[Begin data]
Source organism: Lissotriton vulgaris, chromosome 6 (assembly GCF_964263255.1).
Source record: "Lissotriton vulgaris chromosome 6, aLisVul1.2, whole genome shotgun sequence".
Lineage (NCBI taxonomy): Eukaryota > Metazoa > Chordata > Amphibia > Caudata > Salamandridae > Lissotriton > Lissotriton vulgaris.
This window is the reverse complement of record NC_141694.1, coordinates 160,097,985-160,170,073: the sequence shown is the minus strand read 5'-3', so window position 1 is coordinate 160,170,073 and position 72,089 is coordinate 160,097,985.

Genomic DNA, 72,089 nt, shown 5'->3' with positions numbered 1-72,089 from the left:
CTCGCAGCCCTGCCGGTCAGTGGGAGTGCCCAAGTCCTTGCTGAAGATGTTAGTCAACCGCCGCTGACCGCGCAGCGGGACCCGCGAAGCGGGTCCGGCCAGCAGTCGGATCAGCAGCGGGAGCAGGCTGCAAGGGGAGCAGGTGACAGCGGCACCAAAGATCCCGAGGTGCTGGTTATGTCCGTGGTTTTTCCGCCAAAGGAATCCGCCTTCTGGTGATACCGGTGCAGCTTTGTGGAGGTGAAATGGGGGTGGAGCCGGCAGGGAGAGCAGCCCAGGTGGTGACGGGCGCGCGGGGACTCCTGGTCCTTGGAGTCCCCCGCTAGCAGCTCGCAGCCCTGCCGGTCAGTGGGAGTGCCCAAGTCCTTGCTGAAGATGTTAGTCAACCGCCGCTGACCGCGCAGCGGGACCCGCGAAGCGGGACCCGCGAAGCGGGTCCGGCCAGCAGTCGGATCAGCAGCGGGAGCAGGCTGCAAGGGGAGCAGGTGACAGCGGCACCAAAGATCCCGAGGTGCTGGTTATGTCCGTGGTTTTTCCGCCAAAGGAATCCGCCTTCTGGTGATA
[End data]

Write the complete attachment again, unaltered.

Source organism: Lissotriton vulgaris, chromosome 6 (assembly GCF_964263255.1).
Source record: "Lissotriton vulgaris chromosome 6, aLisVul1.2, whole genome shotgun sequence".
Lineage (NCBI taxonomy): Eukaryota > Metazoa > Chordata > Amphibia > Caudata > Salamandridae > Lissotriton > Lissotriton vulgaris.
This window is the reverse complement of record NC_141694.1, coordinates 160,097,985-160,170,073: the sequence shown is the minus strand read 5'-3', so window position 1 is coordinate 160,170,073 and position 72,089 is coordinate 160,097,985.

Genomic DNA, 72,089 nt, shown 5'->3' with positions numbered 1-72,089 from the left:
CTCGCAGCCCTGCCGGTCAGTGGGAGTGCCCAAGTCCTTGCTGAAGATGTTAGTCAACCGCCGCTGACCGCGCAGCGGGACCCGCGAAGCGGGTCCGGCCAGCAGTCGGATCAGCAGCGGGAGCAGGCTGCAAGGGGAGCAGGTGACAGCGGCACCAAAGATCCCGAGGTGCTGGTTATGTCCGTGGTTTTTCCGCCAAAGGAATCCGCCTTCTGGTGATACCGGTGCAGCTTTGTGGAGGTGAAATGGGGGTGGAGCCGGCAGGGAGAGCAGCCCAGGTGGTGACGGGCGCGCGGGGACTCCTGGTCCTTGGAGTCCCCCGCTAGCAGCTCGCAGCCCTGCCGGTCAGTGGGAGTGCCCAAGTCCTTGCTGAAGATGTTAGTCAACCGCCGCTGACCGCGCAGCGGGACCCGCGAAGCGGGACCCGCGAAGCGGGTCCGGCCAGCAGTCGGATCAGCAGCGGGAGCAGGCTGCAAGGGGAGCAGGTGACAGCGGCACCAAAGATCCCGAGGTGCTGGTTATGTCCGTGGTTTTTCCGCCAAAGGAATCCGCCTTCTGGTGATA